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Do I Have Coder's Block?

Mel R
Photographer ➡️ Programmer Documenting my Coding Journey Enneagram: Social 9w1 Meyers-Briggs: ENFP
・3 min read

We have all heard of Writer's block... A writer sits down at their computer ready to write a masterpiece. They have their steaming cup of coffee next to them as they open up Word. They see that flashing vertical line staring back at them in anticipation of what will follow. Then... the writer takes a deep breath in and... nothing. Words don't flow easily from their fingertips like they always have before. They feel like something is wrong with them and as they doubt themselves, they get farther and farther away from their potential creation.

This has happened to all of us in some form or fashion. Today, as I was sitting and preparing to write my 5 month coding update, I realized that for the last couple weeks I have been experiencing what feels like writer's block but with coding. I felt like it would be appropriate to call it "Coder's Block".

While I am still completely in love with my career choice of Game Development, lately, I have been staring at VSCode with a blank mind just as the writer stares at their blank page. Fear and self-doubt settle in and I get distracted.

Signs and Symptoms of "Coder's block"

Charlie Jane Anders of came up with the 10 types of writer’s block... They seem to fit well into the "Coder's block" box as well:

1.) You can’t come up with an idea.
2.) You have a ton of ideas but can’t commit to any of them, and they all peter out.
3.) You have an outline your pseudocode written but you can’t get through this one part of it.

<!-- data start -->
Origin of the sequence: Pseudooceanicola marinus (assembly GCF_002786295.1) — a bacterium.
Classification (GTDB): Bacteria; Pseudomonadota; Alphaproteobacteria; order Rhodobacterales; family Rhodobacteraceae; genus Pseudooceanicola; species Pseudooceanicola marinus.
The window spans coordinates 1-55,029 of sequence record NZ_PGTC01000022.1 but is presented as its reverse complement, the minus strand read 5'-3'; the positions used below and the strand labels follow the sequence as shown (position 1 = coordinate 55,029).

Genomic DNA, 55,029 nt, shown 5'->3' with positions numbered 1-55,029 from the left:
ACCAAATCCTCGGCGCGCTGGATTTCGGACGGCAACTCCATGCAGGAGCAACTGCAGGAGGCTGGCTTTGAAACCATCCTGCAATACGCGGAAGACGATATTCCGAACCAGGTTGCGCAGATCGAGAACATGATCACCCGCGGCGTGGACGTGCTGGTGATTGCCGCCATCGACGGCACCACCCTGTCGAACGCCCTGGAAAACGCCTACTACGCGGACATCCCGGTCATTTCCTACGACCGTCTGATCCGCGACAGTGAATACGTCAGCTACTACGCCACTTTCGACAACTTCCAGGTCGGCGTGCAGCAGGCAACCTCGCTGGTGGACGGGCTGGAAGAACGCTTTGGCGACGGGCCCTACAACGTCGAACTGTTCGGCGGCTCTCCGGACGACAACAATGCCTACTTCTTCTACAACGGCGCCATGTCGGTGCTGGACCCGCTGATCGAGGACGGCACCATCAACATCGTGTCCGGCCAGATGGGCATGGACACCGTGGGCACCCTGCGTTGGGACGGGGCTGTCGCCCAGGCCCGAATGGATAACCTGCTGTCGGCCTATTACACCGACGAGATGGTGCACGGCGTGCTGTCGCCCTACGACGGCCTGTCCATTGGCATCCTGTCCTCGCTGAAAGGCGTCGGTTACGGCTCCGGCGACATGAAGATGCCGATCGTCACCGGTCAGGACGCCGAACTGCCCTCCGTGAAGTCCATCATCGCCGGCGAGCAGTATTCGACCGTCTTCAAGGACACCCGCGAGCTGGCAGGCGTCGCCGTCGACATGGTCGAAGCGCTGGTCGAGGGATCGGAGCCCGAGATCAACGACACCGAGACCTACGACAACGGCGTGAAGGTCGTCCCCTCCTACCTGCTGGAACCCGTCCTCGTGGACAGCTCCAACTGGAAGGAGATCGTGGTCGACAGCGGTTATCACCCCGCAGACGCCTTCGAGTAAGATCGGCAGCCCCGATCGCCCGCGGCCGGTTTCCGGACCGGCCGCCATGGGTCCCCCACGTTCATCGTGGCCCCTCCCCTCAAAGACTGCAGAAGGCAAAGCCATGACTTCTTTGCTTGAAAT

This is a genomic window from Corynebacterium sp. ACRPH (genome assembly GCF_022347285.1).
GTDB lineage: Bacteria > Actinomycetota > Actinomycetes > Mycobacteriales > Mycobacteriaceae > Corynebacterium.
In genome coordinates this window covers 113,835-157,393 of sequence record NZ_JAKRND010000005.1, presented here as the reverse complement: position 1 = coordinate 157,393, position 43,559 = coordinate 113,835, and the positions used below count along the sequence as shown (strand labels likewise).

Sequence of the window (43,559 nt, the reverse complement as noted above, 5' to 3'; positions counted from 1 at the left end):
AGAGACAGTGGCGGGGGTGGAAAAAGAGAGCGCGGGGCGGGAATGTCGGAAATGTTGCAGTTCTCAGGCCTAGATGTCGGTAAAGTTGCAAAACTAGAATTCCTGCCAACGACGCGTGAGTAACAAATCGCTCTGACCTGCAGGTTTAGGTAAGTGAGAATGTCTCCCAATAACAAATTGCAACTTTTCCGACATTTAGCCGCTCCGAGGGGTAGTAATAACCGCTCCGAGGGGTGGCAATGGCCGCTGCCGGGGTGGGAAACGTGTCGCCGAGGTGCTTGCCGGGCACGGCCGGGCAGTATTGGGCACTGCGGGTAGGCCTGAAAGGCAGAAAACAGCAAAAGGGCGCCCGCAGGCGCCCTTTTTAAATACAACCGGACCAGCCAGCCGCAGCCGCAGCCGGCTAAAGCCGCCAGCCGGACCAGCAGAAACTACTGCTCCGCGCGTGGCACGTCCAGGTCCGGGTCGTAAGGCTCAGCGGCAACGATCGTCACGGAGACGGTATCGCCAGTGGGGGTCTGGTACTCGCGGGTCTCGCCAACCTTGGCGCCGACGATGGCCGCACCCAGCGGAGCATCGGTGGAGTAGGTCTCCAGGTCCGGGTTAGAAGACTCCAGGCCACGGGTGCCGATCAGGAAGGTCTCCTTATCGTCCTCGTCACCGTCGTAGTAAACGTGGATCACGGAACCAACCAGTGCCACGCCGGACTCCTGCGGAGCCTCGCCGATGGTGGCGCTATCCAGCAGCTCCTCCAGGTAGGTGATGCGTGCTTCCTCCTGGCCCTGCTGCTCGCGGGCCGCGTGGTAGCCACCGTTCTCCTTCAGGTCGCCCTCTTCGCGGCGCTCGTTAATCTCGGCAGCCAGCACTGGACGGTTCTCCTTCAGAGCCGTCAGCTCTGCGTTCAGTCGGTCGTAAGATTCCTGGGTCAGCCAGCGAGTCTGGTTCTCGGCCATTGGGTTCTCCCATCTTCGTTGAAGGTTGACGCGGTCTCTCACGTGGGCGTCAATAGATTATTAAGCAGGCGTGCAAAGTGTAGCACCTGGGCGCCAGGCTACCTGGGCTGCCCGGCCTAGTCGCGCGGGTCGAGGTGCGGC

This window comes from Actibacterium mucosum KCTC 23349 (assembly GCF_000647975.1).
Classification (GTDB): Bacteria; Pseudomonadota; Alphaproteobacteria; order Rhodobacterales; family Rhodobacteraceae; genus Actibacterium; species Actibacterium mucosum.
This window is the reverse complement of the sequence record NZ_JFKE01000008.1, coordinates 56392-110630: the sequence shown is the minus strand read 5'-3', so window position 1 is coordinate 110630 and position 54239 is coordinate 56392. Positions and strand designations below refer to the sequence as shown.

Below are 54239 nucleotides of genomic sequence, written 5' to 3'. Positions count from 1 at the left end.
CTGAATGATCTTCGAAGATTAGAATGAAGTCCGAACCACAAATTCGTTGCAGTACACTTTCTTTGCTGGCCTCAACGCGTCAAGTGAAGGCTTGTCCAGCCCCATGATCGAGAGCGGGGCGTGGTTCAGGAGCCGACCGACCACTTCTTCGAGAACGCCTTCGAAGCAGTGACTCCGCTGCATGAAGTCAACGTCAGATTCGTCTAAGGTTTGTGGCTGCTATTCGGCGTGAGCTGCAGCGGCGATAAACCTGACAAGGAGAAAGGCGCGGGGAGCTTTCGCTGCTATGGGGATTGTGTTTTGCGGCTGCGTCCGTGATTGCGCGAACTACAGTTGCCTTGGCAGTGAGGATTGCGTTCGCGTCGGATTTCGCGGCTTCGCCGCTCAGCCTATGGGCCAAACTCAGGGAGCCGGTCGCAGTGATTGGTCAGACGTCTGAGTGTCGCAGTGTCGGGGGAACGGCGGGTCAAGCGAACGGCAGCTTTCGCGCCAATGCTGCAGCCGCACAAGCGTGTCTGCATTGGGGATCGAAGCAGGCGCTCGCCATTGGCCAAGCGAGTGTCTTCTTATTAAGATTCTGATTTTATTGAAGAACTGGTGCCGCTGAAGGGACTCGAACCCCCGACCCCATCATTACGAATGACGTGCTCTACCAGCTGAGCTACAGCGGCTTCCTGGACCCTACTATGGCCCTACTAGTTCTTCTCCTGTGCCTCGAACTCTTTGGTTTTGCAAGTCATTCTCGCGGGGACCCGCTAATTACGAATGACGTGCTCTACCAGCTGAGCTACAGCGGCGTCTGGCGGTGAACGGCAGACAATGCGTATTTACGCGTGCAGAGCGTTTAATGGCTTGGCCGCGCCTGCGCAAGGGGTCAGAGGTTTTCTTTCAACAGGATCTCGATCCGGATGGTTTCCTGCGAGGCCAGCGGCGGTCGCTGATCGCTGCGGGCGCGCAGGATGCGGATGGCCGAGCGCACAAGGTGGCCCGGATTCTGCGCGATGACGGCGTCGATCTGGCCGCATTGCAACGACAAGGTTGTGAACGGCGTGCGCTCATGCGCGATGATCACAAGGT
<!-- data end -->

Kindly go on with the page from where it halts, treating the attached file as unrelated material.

4.) You’re stuck in the middle of the project and have no idea what happens to code next.
5.) You have a terrible feeling your story code took a wrong turn a hundred pages lines back, and you only just hit a dead end.
6.) You’re bored with all these characters the current project, they won’t do anything it seems pointless to continue.
7.) You keep imagining all the reasons people are going to say your story project sucks, and it paralyzes you.
8.) You can’t think of the right words code for what you’re trying to convey accomplish in this one paragraph function.
9.) You had this incredibly cool story project idea in your head, and now you’re turning it into words code on a screen and it’s suddenly dumb.
10.) You’re revising your work, and you can’t see your way past all those blocks of text code you already wrote.

I didn't have to change much from this list... Coder's block is just >writer's block for programmers. So how do we deal with this?

Curing "Coder's block"

1.) Find a community that lifts you up Be vulnerable and transparent about your struggles. You will be surprised by how many people have experienced or are experiencing what you are going through now. People want to help.

2.) Get yourself inspired! Watch uplifting videos, read inspiring books/articles, or listen to podcasts/music that boosts your spirit up. Sometimes coder's block is just a lack of creative inspiration. Again, reach out to your community for inspiration and ideas as well.